I think a better place to start, is to look at people who took a long time to work up to an appreciable level in a lift they struggled with.
For example, when I spoke with Kirk Karwoski, I asked him way more about his deadlift training than his squatting. Kirk was made to squat. What's he gonna tell me? But he was NOT built to pull big. Yet he pulled 777 in competition, and over 800 for reps in the gym. Kirk had tiny rat claws for hands. So his grip was a big issue. To rectify this, he did "Kirk Shrugs" where he did shrugs without straps, and pulled the bar up to about the belly button area. So there was a bend in the arms.
"Put my traps on me" he told me. "and helped my grip a ton."
Kirk also worked his technique so that he got his massive legs and hips more involved in the pull. So when you watch Kirk pull, you will see him go almost into a full squat, then pull from there as his hips rise.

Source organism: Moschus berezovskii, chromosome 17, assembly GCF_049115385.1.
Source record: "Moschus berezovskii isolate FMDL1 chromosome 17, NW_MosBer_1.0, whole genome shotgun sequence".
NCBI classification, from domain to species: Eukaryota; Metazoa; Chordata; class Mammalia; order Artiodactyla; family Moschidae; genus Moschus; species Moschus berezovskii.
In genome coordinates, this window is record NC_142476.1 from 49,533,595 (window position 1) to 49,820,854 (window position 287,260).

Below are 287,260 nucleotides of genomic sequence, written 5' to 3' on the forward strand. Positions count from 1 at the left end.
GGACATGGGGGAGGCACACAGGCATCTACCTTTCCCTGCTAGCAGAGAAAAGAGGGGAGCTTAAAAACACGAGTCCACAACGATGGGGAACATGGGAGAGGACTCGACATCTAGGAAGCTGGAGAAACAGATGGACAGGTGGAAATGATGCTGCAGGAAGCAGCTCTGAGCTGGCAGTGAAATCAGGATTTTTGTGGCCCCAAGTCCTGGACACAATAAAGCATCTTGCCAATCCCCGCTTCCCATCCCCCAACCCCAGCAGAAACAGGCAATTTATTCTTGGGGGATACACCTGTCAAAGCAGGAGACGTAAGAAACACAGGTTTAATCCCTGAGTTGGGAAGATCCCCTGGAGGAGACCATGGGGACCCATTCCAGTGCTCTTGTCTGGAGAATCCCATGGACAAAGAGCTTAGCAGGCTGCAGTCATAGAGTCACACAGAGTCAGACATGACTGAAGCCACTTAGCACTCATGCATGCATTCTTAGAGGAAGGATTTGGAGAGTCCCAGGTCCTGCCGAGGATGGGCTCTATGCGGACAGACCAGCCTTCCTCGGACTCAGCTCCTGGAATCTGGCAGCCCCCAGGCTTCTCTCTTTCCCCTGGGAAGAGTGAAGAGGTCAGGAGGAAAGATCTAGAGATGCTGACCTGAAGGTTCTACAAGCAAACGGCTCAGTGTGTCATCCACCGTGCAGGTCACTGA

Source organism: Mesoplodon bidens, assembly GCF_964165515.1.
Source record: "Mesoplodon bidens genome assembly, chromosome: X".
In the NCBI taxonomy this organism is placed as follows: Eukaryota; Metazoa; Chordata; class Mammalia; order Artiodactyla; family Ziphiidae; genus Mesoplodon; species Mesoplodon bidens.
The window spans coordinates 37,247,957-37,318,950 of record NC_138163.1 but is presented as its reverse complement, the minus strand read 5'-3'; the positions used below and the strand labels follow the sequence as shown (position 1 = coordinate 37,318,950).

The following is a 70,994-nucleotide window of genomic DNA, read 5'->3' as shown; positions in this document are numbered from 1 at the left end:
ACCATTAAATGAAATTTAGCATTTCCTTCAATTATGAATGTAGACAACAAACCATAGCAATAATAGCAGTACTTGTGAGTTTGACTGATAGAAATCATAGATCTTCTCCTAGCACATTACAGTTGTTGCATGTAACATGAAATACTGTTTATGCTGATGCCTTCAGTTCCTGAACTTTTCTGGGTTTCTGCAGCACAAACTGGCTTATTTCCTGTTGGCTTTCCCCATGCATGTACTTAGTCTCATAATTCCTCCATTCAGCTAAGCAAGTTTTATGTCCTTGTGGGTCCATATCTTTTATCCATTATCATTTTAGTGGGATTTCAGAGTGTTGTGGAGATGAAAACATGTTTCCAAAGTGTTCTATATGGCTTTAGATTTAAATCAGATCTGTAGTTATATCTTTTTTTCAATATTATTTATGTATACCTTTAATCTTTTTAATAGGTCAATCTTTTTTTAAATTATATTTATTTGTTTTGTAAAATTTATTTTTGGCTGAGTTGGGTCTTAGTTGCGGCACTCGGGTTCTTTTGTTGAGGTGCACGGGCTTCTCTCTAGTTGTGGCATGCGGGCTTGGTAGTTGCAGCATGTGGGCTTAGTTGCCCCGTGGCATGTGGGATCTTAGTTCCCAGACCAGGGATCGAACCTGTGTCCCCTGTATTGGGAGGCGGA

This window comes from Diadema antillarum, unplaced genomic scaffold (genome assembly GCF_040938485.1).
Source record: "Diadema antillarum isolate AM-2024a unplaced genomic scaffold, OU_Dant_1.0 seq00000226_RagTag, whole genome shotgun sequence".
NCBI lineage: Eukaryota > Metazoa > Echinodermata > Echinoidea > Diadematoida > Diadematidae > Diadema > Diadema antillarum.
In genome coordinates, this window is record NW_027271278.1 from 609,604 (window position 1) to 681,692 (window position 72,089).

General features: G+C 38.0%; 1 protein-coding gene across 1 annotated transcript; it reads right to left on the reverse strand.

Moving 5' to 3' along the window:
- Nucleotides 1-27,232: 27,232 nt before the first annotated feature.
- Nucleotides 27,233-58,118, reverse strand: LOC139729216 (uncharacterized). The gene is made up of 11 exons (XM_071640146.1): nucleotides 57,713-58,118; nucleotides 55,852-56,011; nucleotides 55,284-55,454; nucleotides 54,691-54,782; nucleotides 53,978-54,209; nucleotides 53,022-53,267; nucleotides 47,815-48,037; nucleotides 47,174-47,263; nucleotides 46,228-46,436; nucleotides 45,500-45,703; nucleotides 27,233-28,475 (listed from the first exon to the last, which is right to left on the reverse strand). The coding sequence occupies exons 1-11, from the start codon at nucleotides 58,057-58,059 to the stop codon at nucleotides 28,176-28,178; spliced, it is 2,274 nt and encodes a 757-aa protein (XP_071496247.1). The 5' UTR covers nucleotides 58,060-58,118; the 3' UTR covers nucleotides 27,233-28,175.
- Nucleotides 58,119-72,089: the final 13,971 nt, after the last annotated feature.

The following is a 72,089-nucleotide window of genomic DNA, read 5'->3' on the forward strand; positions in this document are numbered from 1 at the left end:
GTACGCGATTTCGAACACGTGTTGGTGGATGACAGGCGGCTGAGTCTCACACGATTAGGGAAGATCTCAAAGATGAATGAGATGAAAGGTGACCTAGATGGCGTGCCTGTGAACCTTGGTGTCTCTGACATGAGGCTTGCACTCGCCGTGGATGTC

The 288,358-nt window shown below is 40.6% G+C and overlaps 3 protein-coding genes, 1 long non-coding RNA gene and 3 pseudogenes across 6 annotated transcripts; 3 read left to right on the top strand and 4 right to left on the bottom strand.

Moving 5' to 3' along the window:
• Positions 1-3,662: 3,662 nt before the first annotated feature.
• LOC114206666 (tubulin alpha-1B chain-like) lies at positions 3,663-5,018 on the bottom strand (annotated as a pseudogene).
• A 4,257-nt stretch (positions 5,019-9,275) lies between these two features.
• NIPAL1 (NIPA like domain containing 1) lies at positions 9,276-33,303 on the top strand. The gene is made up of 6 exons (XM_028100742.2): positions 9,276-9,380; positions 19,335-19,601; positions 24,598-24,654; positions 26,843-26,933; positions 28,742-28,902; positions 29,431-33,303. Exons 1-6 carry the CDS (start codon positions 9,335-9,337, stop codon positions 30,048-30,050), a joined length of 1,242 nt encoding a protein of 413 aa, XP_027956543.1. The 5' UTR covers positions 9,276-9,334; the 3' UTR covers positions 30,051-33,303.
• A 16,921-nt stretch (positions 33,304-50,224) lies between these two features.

Vince Anello, the other great deadlifter mentioned above, was actually no slouch in the bench department, as he did a gym bench of 500 raw.
What did Vince do for his bench?
Benched twice a week, did a lot of bodybuilding style work afterwards.
A guy that pulled big and benched big naturally was Brad Gillingham. However Brad's squat was always the lift was just a little bit behind those two. So Brad kept working and experimenting until he found a method that worked to build his squat.
He talked about the entire evolution of both his squat and pull at Dragondoor. It's a great read, and the article is here. Well well, that looks like sub max style training....you don't say?